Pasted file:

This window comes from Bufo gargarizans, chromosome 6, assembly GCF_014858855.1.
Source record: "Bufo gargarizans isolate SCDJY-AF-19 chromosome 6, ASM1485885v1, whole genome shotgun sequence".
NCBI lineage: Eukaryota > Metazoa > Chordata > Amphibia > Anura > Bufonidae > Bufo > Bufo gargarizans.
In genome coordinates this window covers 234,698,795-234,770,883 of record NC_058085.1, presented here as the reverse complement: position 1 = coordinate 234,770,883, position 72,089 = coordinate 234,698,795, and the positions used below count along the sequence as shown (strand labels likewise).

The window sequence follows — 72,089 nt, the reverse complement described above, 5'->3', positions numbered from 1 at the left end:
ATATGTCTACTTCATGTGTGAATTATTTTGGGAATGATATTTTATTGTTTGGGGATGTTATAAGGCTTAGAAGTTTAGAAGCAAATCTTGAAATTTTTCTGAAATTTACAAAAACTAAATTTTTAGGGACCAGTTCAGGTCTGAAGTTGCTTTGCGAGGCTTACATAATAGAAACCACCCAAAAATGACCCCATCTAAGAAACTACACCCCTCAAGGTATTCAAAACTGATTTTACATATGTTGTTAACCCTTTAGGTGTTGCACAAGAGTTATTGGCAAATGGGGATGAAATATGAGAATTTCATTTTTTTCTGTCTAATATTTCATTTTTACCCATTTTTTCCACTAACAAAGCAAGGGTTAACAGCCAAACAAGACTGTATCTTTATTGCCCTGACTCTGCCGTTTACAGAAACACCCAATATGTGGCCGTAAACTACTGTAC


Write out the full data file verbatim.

This window comes from Bufo gargarizans, chromosome 6, assembly GCF_014858855.1.
Source record: "Bufo gargarizans isolate SCDJY-AF-19 chromosome 6, ASM1485885v1, whole genome shotgun sequence".
NCBI lineage: Eukaryota > Metazoa > Chordata > Amphibia > Anura > Bufonidae > Bufo > Bufo gargarizans.
In genome coordinates this window covers 234,698,795-234,770,883 of record NC_058085.1, presented here as the reverse complement: position 1 = coordinate 234,770,883, position 72,089 = coordinate 234,698,795, and the positions used below count along the sequence as shown (strand labels likewise).

The window sequence follows — 72,089 nt, the reverse complement described above, 5'->3', positions numbered from 1 at the left end:
ATATGTCTACTTCATGTGTGAATTATTTTGGGAATGATATTTTATTGTTTGGGGATGTTATAAGGCTTAGAAGTTTAGAAGCAAATCTTGAAATTTTTCTGAAATTTACAAAAACTAAATTTTTAGGGACCAGTTCAGGTCTGAAGTTGCTTTGCGAGGCTTACATAATAGAAACCACCCAAAAATGACCCCATCTAAGAAACTACACCCCTCAAGGTATTCAAAACTGATTTTACATATGTTGTTAACCCTTTAGGTGTTGCACAAGAGTTATTGGCAAATGGGGATGAAATATGAGAATTTCATTTTTTTCTGTCTAATATTTCATTTTTACCCATTTTTTCCACTAACAAAGCAAGGGTTAACAGCCAAACAAGACTGTATCTTTATTGCCCTGACTCTGCCGTTTACAGAAACACCCAATATGTGGCCGTAAACTACTGTAC